branding your blog is about more than just naming it

The Dos and Don’ts of Branding Your Blog

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For a more recent post on the same topic, go read my 2017 NeONBRAND blog post about branding.

Before you start branding your blog, there are a few things you should know.

Using your blog as a business branding tool is a smart move.

Blogging is the heart of a sound media strategy – your blog becomes the hub of your community, the reason your audience keeps coming back.

Every time someone visits your blog, that’s an opportunity for them to build a relationship with your brand.

So don’t waste it.

Branding Your Blog – What To Do and What Not To Do

Just like a cattle brand, a business’s branding allows it to communicate certain kinds of information at a glance.

If you do it right, members of your audience will begin to associate certain ideals, products, and communities with your name and logo.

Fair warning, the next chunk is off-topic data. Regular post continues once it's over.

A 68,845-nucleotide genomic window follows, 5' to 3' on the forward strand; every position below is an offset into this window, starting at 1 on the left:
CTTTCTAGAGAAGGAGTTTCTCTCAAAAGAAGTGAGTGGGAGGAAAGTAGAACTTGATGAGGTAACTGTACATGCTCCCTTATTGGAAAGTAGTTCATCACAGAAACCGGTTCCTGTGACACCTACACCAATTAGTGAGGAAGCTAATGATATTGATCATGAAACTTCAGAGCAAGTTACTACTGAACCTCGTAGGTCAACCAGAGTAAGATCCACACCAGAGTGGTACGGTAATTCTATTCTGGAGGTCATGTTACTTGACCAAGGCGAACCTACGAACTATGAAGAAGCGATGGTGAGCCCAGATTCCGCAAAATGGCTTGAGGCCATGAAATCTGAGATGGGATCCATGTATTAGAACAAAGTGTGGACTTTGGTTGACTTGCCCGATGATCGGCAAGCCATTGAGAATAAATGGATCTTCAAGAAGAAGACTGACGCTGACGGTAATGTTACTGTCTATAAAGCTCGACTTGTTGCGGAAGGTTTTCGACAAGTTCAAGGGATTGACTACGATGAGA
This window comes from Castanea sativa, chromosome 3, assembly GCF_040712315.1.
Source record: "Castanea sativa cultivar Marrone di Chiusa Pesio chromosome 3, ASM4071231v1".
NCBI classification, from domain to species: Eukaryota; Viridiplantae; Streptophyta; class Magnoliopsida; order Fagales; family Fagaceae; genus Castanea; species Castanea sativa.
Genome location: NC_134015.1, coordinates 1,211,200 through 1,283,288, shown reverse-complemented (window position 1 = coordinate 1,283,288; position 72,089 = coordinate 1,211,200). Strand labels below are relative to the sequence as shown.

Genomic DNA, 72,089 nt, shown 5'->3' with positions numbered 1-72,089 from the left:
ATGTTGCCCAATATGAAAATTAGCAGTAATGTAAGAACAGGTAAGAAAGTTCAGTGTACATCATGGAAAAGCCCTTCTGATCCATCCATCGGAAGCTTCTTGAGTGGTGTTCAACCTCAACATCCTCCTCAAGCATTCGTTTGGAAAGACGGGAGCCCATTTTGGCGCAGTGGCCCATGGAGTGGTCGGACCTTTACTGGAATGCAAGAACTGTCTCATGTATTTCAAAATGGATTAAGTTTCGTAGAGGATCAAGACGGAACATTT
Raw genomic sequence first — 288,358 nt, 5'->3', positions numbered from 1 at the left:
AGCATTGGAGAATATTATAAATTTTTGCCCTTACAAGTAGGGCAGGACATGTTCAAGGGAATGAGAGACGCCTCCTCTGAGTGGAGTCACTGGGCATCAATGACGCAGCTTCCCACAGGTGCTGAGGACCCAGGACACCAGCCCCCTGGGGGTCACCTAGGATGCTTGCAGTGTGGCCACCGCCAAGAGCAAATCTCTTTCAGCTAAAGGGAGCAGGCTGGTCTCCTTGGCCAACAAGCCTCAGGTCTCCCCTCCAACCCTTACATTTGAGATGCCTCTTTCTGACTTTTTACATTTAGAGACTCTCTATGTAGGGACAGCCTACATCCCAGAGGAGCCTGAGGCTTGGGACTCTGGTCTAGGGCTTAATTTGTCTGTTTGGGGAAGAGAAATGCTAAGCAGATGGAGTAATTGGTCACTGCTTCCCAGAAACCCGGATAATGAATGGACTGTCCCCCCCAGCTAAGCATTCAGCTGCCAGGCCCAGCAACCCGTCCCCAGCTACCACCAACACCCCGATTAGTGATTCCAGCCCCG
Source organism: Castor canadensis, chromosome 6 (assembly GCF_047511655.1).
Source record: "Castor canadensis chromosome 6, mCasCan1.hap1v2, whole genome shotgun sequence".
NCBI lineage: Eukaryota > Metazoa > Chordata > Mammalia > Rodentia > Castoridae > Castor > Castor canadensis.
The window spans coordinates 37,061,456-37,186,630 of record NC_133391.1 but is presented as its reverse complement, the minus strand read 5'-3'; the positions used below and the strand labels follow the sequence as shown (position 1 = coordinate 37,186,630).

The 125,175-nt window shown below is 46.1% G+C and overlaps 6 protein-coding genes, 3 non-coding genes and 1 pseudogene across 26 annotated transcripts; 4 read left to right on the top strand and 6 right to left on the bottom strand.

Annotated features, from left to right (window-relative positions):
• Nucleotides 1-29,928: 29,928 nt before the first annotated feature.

Branding your blog isn’t as hard as something like quantum physics…

At least, it isn’t hard in the same way as quantum physics.

It’s simple enough to brand your blog correctly, but it’s easy to make mistakes, too.

Names, Logos, and Graphics

Do: Choose a name that makes sense, and research that name to make sure there are no copyright infringements, trademark issues, or potential conflicts.

Don’t: Spend more than 5 days picking a name, vacillate between options, or waste time on public opinion polls and useless research.

Here’s the deal:

Sure, your name is important, but it isn’t that important.

Your brand name doesn’t mean anything to anyone yet. It’s up to you to give that name some kind of meaning, and you’ll do that through your blog and media outlets.

Aside from any potential legal issues, your brand name isn’t likely to have that tremendous of an impact.